• Kayleigh Young, a junior at Cresskill High School in Cresskill was awarded a $250 scholarship for her Vimeo video “Endangered in New Jersey.”


The Species on the Edge 2.0 Multimedia Contest scholarships were made possible by sponsor PSEG.


“PSEG is proud to support our next generation of leaders in using modern technology to better connect with the environment around us,” said Lisa Gleason, program officer, PSEG Foundation. “Through projects like Species on the Edge 2.0, PSEG’s corporate sustainability leadership continues to benefit innovative educational and environmental programs across New Jersey.”


“My career goal is to be a wildlife biologist. I love birding, herping [studying reptiles and amphibians], and looking for rare plants. I like to photograph and film wildlife. I also really enjoy doing conservation work,” explained first place winner David Tattoni. “As you could tell from my video I spent a lot of time this summer working with piping plovers and I would love to do similar work protecting endangered birds for the rest of my life.”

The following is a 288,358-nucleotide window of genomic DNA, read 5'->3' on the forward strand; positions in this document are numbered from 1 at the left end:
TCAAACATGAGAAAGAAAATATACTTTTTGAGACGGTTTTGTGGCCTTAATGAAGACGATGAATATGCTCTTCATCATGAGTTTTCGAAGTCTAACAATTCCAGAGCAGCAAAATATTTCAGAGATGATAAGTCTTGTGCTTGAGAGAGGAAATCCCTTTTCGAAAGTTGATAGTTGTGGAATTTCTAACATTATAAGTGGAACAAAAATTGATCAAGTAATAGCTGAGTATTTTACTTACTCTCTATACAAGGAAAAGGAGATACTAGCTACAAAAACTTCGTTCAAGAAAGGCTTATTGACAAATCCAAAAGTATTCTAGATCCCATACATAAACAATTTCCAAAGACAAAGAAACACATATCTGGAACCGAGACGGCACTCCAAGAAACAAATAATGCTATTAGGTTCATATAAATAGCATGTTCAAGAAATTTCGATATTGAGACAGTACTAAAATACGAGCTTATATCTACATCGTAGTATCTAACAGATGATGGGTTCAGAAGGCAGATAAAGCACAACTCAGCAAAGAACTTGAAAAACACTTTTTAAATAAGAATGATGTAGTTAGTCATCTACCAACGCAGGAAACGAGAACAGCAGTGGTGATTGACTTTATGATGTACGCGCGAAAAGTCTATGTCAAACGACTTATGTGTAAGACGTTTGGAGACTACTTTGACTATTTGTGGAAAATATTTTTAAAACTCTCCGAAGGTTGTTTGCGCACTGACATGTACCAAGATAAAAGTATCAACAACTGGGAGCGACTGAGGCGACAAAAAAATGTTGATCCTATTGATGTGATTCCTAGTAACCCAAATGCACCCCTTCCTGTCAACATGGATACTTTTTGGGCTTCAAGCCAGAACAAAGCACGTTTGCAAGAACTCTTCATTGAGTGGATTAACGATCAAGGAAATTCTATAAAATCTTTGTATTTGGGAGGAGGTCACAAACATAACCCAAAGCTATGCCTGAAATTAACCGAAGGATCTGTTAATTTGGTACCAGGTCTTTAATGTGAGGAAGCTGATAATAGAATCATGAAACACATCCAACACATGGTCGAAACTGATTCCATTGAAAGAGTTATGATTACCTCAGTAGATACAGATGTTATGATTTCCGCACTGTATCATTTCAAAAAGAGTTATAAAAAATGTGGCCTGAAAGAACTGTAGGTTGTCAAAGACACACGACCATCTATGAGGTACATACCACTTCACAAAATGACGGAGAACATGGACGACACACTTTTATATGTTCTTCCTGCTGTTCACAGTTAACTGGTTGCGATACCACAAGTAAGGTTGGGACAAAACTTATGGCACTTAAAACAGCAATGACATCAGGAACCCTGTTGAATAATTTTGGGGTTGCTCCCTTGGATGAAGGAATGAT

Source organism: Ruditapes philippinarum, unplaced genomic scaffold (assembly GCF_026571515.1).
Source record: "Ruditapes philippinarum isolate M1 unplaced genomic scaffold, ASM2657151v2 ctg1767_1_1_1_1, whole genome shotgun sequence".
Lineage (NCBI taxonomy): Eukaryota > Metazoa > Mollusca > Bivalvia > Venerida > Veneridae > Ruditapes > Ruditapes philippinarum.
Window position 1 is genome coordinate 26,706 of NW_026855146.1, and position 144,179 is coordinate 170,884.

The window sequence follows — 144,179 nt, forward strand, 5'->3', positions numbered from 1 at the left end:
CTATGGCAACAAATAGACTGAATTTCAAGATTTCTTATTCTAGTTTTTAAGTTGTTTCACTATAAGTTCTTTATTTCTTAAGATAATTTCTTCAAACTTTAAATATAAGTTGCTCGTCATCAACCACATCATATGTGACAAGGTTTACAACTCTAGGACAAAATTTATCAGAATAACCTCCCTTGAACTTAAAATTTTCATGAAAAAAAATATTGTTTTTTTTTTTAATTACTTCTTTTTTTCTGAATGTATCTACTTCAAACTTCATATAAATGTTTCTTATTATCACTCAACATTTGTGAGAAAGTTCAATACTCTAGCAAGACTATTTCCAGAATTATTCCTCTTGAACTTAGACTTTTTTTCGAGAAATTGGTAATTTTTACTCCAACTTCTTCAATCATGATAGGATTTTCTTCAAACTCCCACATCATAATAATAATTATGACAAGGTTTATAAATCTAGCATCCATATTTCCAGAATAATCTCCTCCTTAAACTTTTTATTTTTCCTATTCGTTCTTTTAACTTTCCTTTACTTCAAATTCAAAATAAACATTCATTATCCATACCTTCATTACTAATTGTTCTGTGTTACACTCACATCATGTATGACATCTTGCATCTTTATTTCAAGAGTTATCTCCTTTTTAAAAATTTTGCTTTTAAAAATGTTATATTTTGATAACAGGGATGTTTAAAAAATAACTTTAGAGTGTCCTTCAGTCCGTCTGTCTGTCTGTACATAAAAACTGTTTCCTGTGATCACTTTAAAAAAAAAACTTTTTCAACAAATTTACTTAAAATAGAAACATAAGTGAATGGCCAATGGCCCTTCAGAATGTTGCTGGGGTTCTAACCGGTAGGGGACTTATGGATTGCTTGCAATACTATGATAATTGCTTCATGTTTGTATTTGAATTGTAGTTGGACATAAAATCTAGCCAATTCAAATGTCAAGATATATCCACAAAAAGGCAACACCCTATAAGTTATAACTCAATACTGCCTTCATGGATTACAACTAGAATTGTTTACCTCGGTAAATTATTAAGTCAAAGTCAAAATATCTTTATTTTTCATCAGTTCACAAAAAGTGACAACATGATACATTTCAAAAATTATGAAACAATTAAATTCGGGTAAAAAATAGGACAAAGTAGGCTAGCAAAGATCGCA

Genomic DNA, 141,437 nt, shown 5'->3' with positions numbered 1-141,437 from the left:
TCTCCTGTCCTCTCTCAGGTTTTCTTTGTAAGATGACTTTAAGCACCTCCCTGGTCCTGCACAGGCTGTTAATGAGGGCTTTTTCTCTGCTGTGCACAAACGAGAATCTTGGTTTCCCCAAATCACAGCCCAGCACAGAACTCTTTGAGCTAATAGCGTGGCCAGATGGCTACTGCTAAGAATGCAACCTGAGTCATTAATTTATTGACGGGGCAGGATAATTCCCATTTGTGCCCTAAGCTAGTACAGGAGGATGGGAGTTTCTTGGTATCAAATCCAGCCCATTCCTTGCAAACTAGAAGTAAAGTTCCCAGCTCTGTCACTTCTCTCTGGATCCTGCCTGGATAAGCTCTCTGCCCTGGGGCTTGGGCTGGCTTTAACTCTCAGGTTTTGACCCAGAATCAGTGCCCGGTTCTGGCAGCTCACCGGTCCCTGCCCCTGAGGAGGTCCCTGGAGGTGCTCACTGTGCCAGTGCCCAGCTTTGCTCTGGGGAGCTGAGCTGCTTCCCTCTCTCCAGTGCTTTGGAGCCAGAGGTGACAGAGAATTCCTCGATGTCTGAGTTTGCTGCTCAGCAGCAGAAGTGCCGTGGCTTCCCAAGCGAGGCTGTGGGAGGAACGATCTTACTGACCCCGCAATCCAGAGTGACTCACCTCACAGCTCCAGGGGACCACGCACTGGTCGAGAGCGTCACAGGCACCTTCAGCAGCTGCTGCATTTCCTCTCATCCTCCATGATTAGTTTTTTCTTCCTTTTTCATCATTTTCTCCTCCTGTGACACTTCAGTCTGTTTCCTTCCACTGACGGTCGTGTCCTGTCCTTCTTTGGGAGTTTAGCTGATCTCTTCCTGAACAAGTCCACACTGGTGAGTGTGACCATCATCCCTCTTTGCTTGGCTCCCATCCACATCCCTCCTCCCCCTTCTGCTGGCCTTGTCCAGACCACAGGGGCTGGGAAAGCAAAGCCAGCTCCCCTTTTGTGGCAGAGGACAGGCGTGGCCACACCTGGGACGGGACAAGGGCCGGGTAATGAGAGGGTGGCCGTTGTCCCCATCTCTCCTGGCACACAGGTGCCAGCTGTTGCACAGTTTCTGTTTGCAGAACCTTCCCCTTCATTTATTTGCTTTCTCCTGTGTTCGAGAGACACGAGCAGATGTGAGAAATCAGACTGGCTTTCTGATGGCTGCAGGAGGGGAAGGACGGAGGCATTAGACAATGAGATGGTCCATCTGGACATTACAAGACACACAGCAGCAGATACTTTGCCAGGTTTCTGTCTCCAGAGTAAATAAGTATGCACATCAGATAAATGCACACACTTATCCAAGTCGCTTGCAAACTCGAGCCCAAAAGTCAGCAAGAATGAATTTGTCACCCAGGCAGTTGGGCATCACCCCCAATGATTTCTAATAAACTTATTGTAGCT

Since 2003, over 10,000 children from across New Jersey have entered Conserve Wildlife Foundation’s Species on the Edge educational contests. The contests are a great way to engage and excite students into learning about New Jersey’s over 80 endangered and threatened wildlife species.


Learn more:


Lindsay McNamara is the Communications Manager for Conserve Wildlife Foundation of New Jersey.

Species on the Edge Art & Essay Contest Gets Interactive

Friday, June 19th, 2015
2015 Species on the Edge Art & Essay Contest Winners Represented on New Story Map

By: Kathleen Wadiak, Wildlife Conservation Intern


Conserve Wildlife Foundation’s 2015 Species on the Edge Art and Essay Contest gave fifth grade students from across the state the opportunity to research an endangered species and submit a drawing and essay written from the animal’s perspective. Meant to support awareness of endangered species in students, the Species on the Edge Art & Essay Contest encourages fifth graders to think like wildlife biologists as they gather research and learn about pressing environmental issues. The results of this contest are the subject of our newest story map!


This interactive map allows the user to click on icons to see participating schools, first and second winners from each county, and honorable mention entries. Scrolling through the text on the left side changes the content of the points on the map. A click on each map point brings up more information, like the number of classes from each school that submitted an entry. While scrolling through the list of winners, users can even click on the schools’ icons to bring up the students’ names, essays, and artwork.